I’ll admit that in the wake of the earthquake, I wasn’t the first analyst to slap a “Buy” rating on Japanese stocks. Nor will I be the last.
Heck, even Warren Buffett jumped into the mix this week. On his recent trip to South Korea, he said:
Frequently, something out of the blue like this, an extraordinary event, really creates a buying opportunity. I’ve seen that happen in the United States, I’ve seen that happen around the world. I don’t think Japan will be an exception.
Here’s the problem, though ...
The People Have Spoken … But Are They Making Sense?
The latest issue of Barron’s sends an emphatic message to investors. Its cover headline simply reads, “Buy Japan Now.”
The publication isn’t alone. Many others have featured similarly urgent, pro-Japan stories. And, true to the “herd mentality,” investors are lapping up the advice and blindly acting on it.
In fact, folks are so eager to buy Japanese stocks that they’re actually overpaying. Take the most popular Japanese ETF, for example – the iShares MSCI Japan Index Fund (EWJ), stuffed with $6.2 billion worth of assets. Lately investors have been happy to pay a 4% to 5% premium over the Net Asset Value (NAV) to own the ETF.
Yet not a single pundit has addressed the crucial risk that could undermine any investment in Japanese stocks. It’s time somebody told the truth.
Buy Japan (With One Caveat)
Almost every “Buy Japan” article I’ve read goes through the same statistics to prove that Japanese stocks are cheap:
- Based on price-to-book ratios, the average Japanese stock trades at a 56% discount to the average U.S. stock.
- On a price-to-sales basis, the average Japanese stock trades at a 71% discount.
- Or, as Barron’s simply sums up, “Japanese stocks haven’t been this cheap since the financial crisis.”
No arguments here. Japanese stocks are indeed dirt-cheap. But the same cannot be said about the Japanese yen.
Japan’s currency is the antithesis of its stock market. It’s one of the world’s strongest, most expensive currencies. In fact, it’s risen by about 50% versus the U.S. dollar over the last five years. Take a look:
[Click to enlarge]
The conclusion here? If you’re currently buying Japanese stocks, you’d better pray that the yen remains strong. Because if it reverses course and starts depreciating versus the dollar, look out! Such a move promises to erode, or even erase, all the gains realized from rising stock prices.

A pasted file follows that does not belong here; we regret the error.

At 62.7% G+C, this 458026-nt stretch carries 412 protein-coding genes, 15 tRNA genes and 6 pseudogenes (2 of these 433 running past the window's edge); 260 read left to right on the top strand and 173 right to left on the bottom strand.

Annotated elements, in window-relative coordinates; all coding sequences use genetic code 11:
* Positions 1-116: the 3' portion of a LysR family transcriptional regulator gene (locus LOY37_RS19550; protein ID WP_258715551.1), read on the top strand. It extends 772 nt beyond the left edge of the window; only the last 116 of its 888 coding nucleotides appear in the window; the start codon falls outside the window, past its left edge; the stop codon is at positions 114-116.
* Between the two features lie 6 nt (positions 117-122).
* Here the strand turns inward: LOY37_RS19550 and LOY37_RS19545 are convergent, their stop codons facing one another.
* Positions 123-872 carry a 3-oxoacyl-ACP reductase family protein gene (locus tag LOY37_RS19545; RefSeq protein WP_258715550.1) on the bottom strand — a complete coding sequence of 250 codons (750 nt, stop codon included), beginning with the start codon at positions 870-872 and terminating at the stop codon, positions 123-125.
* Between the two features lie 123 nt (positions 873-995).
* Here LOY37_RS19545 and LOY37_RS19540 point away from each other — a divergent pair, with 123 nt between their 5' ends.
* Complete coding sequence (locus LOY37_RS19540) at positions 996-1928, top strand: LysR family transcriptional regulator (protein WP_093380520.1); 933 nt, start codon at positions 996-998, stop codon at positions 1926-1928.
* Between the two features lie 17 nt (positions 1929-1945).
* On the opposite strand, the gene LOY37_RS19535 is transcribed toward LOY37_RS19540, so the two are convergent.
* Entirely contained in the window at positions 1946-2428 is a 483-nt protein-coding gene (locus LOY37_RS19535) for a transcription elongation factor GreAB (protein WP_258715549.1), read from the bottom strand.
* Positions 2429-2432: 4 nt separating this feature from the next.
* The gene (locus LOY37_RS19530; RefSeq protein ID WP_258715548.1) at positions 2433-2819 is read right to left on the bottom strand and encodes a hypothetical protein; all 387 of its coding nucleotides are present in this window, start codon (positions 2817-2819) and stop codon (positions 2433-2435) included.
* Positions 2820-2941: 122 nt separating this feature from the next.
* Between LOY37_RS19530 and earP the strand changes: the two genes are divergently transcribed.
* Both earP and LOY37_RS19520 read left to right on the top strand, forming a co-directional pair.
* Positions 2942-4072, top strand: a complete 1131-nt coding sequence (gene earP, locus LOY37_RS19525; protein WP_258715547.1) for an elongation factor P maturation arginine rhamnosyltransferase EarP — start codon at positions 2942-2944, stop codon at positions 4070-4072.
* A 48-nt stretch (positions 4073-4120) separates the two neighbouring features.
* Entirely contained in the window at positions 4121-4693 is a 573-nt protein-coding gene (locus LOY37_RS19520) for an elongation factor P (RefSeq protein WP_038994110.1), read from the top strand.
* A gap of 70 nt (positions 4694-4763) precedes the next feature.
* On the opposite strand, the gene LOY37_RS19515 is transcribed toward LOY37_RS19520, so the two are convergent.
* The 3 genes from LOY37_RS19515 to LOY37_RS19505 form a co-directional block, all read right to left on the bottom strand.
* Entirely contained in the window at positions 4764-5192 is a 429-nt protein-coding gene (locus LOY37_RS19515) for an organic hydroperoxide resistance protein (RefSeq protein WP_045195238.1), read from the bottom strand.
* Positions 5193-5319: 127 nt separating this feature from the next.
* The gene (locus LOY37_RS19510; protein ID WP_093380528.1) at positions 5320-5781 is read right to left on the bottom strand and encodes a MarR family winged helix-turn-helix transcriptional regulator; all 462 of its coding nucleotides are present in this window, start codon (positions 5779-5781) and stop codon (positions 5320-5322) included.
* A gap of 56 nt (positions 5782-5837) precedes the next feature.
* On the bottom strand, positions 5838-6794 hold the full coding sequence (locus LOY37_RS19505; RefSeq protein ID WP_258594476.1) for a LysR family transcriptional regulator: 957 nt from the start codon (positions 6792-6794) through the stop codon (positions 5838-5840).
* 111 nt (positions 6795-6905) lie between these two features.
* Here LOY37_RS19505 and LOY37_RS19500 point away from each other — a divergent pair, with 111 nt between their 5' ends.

How can this be? It’s simple, really …
How a Declining Yen Could Hit Your Holdings
Most Japan funds – or Japanese stocks trading on U.S. exchanges – are denominated in dollars. When you buy the fund, the manager exchanges your dollars into yen to purchase stocks in Japan. And when you decide to sell the fund, the manager sells those stocks and exchanges the proceeds from yen back into dollars.
The catch? If the value of the yen falls during that period, the fund – and in turn, you – gets back fewer U.S. dollars. So even if Japanese stock prices increase, you could still end up losing money.
Of course, currencies can work in our favor as investors. But that’s not likely in Japan. And tomorrow, I’ll dig into the reasons why the yen is destined to stumble. For now, though, understand that the currency risk is real -- and it shouldn’t be overlooked.
The Truth Is Out There if You Know Where to Look
If you’re wondering why Wall Street remains so reluctant to temper its buy ratings on Japan by revealing the currency risk, join the club. After all, this is a basic risk consideration when investing in foreign markets. So much so, that iShares discloses it in the MSCI Japan Fund prospectus on page 2.
Because the Fund’s NAV is determined on the basis of the U.S. dollar, investors may lose money if the Japanese currency depreciates against the U.S. dollar, even if the local currency value of the Fund’s holdings in that market increases.
The only explanation I can come up with is this: Wall Street is willfully ignoring the risk to make the investment case to “Buy Japan” seem more compelling.
Don’t fall for it. Truth is, the case to invest in Japan is more like one of those drug commercials. In the first 30 seconds, some tiny pill that promises to cure depression seems like a godsend if you’re down in the dumps. That is, until the images of happy smiling people fade and a man fit to be an auctioneer rattles off the ugly side-effects: “Intestinal bleeding, incontinence, difficulty breathing, and in rare cases, increased thoughts of suicide.”
Not so perfect after all.
Consider me as that guy at the end of the commercial. At first glance, Japanese stocks seem like the perfect investment – cheap and ready to rally. But if you don’t consider the side-effect of a declining yen, you could be nursing losses instead of booking profits.
Bottom line: If you’re going to buy Japanese stocks, hedge your currency risk. Especially since the yen’s decline is imminent and could be severe. If you tune into tomorrow’s article, you’ll find out why.